The Mosque and Madrasa of Sultan Hasan is one of the largest and architecturally exquisite mosques in all of Egypt. It was commissioned by the Mamluk sultan Hasan ibn al-Nasir Muhammad ibn Qalawun sometime between 757 AH/1356 AD and 764 AH/1362 AD, and is located at the end of Muhammad Ali Street, opposite its nineteenth century neighbor al-Rifa’i mosque in Salah al-Din Square.
The mosque consists of an open courtyard with fountain in its centre. The courtyard is surrounded by four iwans (a rectangular space that is open on one side). Doorways at the four corners of the courtyard allow access into four madrasas, educational institutions, where the four Sunni schools of Islamic jurisprudence were taught. Each consists of a court and iwan, in addition to the rooms of the students and annexed service units. The mosque has two minarets built in the Mamluk style.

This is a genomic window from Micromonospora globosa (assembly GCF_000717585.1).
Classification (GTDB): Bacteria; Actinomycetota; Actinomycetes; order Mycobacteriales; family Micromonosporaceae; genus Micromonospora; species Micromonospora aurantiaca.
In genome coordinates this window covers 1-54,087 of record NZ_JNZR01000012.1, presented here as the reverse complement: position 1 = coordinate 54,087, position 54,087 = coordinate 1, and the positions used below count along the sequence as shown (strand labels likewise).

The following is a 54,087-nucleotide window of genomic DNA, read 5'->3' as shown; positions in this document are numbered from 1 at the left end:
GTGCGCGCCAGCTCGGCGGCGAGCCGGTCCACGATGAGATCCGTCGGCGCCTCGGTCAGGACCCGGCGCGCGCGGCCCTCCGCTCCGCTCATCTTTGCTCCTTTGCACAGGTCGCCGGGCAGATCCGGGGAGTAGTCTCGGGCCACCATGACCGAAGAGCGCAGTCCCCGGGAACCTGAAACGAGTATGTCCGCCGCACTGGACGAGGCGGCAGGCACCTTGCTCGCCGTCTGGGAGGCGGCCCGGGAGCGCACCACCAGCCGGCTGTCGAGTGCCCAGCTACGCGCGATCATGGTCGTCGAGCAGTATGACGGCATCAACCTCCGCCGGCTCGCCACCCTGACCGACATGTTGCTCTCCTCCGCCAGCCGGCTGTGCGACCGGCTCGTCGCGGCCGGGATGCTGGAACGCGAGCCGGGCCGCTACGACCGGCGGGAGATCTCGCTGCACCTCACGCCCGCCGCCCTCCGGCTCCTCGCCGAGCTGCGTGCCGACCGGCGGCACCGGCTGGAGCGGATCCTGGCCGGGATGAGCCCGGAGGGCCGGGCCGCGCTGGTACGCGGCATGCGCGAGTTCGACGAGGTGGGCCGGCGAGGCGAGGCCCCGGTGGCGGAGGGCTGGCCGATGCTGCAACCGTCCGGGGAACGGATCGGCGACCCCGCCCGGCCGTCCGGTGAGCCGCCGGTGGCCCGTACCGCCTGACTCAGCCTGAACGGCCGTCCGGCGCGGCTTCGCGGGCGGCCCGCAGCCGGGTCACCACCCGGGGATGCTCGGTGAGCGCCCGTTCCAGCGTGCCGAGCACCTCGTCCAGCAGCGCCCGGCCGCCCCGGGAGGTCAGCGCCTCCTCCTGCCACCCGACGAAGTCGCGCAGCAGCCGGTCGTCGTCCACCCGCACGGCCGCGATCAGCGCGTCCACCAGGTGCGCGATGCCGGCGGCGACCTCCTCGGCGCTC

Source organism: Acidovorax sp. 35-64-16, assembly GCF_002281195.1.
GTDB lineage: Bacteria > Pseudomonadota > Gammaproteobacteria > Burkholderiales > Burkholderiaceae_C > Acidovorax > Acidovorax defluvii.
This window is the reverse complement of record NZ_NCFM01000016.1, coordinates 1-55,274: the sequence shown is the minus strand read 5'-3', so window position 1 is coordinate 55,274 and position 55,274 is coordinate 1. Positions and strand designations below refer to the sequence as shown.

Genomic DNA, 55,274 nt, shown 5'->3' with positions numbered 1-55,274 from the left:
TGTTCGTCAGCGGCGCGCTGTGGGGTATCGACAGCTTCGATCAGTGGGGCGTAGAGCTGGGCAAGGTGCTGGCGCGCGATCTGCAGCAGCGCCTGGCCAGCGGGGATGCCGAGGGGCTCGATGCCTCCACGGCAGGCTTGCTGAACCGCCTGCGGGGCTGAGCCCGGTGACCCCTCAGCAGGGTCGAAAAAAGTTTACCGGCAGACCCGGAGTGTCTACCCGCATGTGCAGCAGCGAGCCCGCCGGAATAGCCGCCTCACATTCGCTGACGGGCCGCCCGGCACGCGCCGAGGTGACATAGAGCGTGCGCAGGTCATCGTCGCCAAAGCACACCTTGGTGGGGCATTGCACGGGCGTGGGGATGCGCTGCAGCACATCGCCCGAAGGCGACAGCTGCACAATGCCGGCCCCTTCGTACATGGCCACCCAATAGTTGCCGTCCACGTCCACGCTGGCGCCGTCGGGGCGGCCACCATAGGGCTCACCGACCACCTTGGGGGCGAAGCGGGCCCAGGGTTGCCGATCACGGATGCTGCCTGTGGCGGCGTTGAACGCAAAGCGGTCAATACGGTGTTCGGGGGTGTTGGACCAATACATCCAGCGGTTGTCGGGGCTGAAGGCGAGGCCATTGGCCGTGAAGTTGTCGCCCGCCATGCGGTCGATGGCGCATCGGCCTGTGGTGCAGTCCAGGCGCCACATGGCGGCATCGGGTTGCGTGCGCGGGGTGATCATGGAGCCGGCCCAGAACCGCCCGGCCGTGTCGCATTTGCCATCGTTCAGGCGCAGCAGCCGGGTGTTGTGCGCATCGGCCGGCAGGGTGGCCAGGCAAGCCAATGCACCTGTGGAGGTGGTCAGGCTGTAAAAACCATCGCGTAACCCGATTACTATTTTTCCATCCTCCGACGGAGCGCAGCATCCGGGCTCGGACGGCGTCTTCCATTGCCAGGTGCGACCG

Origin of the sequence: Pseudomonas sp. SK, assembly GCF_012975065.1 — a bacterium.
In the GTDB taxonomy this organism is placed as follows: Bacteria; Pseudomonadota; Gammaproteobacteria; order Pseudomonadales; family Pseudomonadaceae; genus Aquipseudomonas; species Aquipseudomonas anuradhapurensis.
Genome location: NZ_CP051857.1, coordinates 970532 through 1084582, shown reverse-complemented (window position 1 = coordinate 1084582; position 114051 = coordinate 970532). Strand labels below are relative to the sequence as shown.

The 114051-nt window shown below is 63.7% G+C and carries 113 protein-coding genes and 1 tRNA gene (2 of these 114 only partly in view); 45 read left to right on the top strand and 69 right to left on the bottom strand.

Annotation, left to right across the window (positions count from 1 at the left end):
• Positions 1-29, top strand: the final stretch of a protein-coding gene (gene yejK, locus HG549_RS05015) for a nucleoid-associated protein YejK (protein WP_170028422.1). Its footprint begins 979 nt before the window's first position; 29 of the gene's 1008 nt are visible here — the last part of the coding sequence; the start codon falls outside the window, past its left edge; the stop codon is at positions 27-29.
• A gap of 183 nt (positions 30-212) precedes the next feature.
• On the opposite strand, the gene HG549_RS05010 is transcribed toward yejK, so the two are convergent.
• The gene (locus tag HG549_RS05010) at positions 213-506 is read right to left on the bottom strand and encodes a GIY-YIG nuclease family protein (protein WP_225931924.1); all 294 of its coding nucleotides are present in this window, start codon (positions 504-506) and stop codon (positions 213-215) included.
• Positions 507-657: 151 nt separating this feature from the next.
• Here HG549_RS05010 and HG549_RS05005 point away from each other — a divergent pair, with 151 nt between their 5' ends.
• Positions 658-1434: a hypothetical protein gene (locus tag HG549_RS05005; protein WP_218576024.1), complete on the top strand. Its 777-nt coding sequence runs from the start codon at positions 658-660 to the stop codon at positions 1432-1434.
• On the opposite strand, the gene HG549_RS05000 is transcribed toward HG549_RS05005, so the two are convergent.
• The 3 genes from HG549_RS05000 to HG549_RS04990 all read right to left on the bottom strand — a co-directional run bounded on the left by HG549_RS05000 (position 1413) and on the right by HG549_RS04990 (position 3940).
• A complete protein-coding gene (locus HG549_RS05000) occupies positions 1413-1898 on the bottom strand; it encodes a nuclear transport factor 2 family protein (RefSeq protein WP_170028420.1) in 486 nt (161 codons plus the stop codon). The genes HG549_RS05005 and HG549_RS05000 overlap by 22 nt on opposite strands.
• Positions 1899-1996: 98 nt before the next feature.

Its proximity to the citadel ultimately resulted in its use as a fort by enemies several times throughout its history, as it was used as a platform to launch attacks on the citadel.
Like most Islamic monuments in Cairo, this one has also undergone several phases of reconstruction, up until the twentieth century. The mosque and madrasa are distinguished with the ornate domes, stone and plaster carved decorations, as well as the marble works of the mihrab.